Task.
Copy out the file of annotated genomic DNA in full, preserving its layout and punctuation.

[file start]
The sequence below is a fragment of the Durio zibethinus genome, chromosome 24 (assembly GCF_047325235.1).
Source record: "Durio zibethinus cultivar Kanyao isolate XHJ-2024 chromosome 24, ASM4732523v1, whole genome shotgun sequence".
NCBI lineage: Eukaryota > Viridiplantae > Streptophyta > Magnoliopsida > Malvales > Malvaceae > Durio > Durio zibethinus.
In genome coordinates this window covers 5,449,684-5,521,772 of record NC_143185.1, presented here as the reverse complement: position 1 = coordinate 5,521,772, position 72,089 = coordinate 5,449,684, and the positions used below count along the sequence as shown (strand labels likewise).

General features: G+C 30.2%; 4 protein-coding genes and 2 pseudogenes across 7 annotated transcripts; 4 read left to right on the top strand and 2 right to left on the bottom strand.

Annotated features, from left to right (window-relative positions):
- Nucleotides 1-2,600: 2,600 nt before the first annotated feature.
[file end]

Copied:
The sequence below is a fragment of the Durio zibethinus genome, chromosome 24 (assembly GCF_047325235.1).
Source record: "Durio zibethinus cultivar Kanyao isolate XHJ-2024 chromosome 24, ASM4732523v1, whole genome shotgun sequence".
NCBI lineage: Eukaryota > Viridiplantae > Streptophyta > Magnoliopsida > Malvales > Malvaceae > Durio > Durio zibethinus.
In genome coordinates this window covers 5,449,684-5,521,772 of record NC_143185.1, presented here as the reverse complement: position 1 = coordinate 5,521,772, position 72,089 = coordinate 5,449,684, and the positions used below count along the sequence as shown (strand labels likewise).

General features: G+C 30.2%; 4 protein-coding genes and 2 pseudogenes across 7 annotated transcripts; 4 read left to right on the top strand and 2 right to left on the bottom strand.

Annotated features, from left to right (window-relative positions):
- Nucleotides 1-2,600: 2,600 nt before the first annotated feature.